, forming the circular nature for the first node. - If the list is not empty (
`last`

is not null), we create a new`temp`

node with the given data, and it points to null initially. Then, we update`temp.next`

to point to`last.next`

, so it will be added at the beginning of the last node. Even now,`last`

and`temp.next`

will point to the last node. We need to update the`last`

node’s`next`

pointer to`temp`

so that the circular list nature remains intact. - Finally, we increment the length by 1 because every time we add a new node at the beginning of the last node.

**Code**

```
public void insertFirst(int data) {
ListNode temp = new ListNode(data);
if (last == null) {
last = temp;
} else {
temp.next = last.next;
}
last.next = temp;
length++;
}
```

This method `insertFirst`

is designed to insert a new node with the given data at the beginning of the circular singly linked list. If the list is empty (i.e., `last`

is null), the new node becomes both the first and last node. Otherwise, the new node is inserted after the last node, and its `next`

reference is updated to point to the node originally after the last node. Finally, the length of the list is incremented.

**How to insert node at the end of a circular singly linked list in Java?**

```
ListNode temp = new ListNode(data);
if (last == null) { // list is empty
last = temp;
last.next = last;
} else { // if list is non-empty
temp.next = last.next;
last.next = temp;
last = temp;
}
length++;
```

- First, we create a new temporary node (
`temp`

) with the given data value. - Initially, the circular list is empty, so
`last`

will point to null, i.e.,`last --> null`

. - When we insert a new node, we check whether we are inserting into an empty list or a non-empty list.
- If the list is empty, we point
`last`

to our temporary node, i.e.,`last = temp`

. - To create a circular structure, we need to make
`last.next`

point to`last`

itself, i.e.,`last.next = last`

. - After that, we increment the length by 1 as we successfully inserted a new node into the list.
- Now, let’s consider the scenario of a non-empty circular list. In this case, first, we assign
`last.next`

to the last node itself when there is only one node. If there is more than one node, then`last.next`

will point to the first node, and`temp.next`

will point to null. - Then, we attach the new temporary node to the end by assigning it as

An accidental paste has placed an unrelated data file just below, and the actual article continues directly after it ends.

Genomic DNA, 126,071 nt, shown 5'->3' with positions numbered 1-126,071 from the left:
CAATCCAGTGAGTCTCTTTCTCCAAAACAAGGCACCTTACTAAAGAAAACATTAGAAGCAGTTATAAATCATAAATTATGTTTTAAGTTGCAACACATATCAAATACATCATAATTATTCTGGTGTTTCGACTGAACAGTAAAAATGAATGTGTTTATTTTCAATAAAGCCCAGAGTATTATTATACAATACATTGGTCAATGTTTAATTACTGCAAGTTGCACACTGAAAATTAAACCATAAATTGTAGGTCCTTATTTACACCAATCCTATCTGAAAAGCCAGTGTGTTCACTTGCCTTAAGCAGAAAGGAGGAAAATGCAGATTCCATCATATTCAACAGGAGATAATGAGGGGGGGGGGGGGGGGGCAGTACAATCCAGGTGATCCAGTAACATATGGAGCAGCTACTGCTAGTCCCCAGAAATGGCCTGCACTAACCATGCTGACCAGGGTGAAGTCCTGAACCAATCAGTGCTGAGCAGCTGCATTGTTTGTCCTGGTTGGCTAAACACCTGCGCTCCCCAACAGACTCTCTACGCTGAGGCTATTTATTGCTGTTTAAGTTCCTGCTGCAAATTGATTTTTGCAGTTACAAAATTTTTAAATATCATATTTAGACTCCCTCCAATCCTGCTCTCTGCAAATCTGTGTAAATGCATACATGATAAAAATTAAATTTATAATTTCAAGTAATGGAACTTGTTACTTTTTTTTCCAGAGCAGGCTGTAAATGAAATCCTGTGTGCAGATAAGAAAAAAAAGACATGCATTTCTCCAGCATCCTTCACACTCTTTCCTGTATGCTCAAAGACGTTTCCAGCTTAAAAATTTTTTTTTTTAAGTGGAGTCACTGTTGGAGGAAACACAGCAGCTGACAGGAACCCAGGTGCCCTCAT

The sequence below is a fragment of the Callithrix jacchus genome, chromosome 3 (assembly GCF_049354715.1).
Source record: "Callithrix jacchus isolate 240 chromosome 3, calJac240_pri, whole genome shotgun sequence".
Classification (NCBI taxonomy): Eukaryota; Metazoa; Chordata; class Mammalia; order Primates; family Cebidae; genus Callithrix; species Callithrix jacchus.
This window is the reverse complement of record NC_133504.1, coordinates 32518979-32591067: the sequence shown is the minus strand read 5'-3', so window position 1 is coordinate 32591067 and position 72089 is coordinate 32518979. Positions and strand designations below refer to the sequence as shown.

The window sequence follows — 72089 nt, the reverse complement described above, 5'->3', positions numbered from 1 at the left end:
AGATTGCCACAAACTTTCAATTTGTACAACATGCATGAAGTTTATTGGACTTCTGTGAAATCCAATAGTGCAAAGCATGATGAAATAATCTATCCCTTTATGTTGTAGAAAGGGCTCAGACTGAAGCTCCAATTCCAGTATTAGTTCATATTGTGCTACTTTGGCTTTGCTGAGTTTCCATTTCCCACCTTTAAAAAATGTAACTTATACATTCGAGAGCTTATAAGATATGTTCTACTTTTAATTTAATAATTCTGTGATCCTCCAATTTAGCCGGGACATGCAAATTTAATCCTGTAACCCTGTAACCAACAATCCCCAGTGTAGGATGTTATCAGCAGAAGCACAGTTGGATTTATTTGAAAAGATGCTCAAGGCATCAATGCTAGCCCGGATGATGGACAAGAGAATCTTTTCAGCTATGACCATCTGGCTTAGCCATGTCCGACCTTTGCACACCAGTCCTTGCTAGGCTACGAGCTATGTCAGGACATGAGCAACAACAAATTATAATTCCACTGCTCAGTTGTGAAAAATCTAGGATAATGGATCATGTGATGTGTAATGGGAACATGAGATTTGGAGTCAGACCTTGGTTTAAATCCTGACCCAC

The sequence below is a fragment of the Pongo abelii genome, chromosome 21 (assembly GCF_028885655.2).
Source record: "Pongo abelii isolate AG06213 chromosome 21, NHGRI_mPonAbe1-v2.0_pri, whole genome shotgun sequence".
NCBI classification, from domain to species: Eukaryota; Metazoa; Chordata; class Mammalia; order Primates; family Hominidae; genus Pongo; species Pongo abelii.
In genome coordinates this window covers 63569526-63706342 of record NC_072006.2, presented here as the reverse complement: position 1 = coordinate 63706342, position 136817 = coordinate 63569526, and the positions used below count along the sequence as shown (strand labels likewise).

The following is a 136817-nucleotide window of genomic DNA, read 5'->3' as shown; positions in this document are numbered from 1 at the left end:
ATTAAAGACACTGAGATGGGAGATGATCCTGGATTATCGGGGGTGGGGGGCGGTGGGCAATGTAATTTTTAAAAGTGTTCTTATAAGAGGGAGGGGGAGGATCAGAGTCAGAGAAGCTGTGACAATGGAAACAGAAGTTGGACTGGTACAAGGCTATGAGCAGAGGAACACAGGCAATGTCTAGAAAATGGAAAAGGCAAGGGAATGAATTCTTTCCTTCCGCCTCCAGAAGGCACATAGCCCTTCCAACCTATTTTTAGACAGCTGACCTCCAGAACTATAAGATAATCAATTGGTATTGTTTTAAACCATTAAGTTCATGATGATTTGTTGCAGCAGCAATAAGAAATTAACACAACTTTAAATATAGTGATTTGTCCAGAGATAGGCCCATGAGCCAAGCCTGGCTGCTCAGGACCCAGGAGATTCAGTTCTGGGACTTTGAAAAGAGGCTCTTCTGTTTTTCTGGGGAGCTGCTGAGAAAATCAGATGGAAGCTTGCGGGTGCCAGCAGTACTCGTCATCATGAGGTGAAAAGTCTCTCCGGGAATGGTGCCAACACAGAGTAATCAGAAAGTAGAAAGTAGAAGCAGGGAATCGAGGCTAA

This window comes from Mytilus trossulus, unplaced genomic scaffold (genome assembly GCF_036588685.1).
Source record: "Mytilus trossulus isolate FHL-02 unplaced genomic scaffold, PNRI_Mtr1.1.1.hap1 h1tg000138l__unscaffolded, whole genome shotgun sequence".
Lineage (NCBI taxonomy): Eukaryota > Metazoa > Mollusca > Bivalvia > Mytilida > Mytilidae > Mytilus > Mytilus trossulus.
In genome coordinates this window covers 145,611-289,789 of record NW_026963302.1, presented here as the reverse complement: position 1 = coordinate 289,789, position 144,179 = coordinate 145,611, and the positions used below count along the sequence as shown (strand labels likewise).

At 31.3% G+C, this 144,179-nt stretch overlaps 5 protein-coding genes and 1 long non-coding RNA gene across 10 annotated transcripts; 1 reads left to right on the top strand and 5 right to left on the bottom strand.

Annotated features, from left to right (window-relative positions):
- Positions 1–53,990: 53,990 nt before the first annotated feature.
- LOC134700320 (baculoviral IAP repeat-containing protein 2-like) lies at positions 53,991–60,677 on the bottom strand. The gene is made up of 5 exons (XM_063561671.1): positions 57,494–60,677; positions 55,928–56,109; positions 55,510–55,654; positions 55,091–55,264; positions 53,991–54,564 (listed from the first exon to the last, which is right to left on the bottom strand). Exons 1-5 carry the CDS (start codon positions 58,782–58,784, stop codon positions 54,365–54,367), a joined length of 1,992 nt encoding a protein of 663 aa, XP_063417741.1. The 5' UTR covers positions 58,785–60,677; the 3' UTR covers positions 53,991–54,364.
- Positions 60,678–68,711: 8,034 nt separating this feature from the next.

`last.next`

. Previously, it pointed to itself because there was only one node. If there are more than one node, it will point to the`temp`

node because the last node becomes the first, and`temp`

will always become the last node to maintain the circular chain nature. - Finally,
`temp`

becomes our new`last`

because it is added at the end.

So, the basic logic is to add the temporary node at the end and always make that newly inserted node the last one.

**How to remove first node from a circular singly linked list in java ?**

```
if (isEmpty()) {
throw new NoSuchElementException();
}
ListNode temp = last.next;
if (last.next == last) {
last = null;
} else {
last.next = temp.next;
}
temp.next = null;
length--;
return temp;
```

- If the list is empty, meaning there are no elements to remove, we throw a
`NoSuchElementException`

. - We create a temporary node
`temp`

which will store the node to be removed, i.e., the first node (`last.next`

). - If
`last.next`

points to`last`

itself, it means there is only one node in the list. In this case, we remove the last node by assigning null to`last`

. - If
`last.next`

doesn’t point to`last`

, it means there are multiple nodes in the list. We remove the first node by updating`last.next`

to point to the second node (`temp.next`

). - We then set
`temp.next`

to null to detach`temp`

from the list. - We decrement the length of the list by 1 since we have successfully removed a node.
- Finally, we return the removed node
`temp`

.

So, the main logic is to remove the first node by adjusting pointers and then returning the removed node.

**Advantages of Circular Linked Lists**

Circular linked lists offer several advantages over their linear counterparts:

**Efficient Insertion and Deletion**: Insertion and deletion operations can be performed quickly, especially at the beginning or end of the list, as there’s no need to traverse the entire list.**Circular Traversal**: With a circular structure, traversal from any point in the list to any other point becomes straightforward.**Memory Efficiency**: Circular linked lists save memory by eliminating the need for a NULL pointer at the end of the list.

**Use Cases of Circular Linked Lists**

Circular linked lists find applications in various scenarios, including:

**Round-Robin Scheduling**: In operating systems, circular linked lists are used to implement round-robin scheduling algorithms, where tasks are executed in a circular order.**Music and Video Playlists**: Circular linked lists can be used to implement circular playlists, allowing seamless looping from the last item to the first.**Resource Management**: In resource allocation systems, circular linked lists can represent a pool of resources where allocation and deallocation operations are frequent.

**Conclusion**

Circular linked lists provide an elegant solution to certain problems by leveraging their circular structure and efficient operations. In Java, implementing a circular linked list involves managing node connections carefully to maintain the circular property. Understanding the strengths and applications of circular linked lists can aid in designing efficient algorithms and data structures for various computational tasks.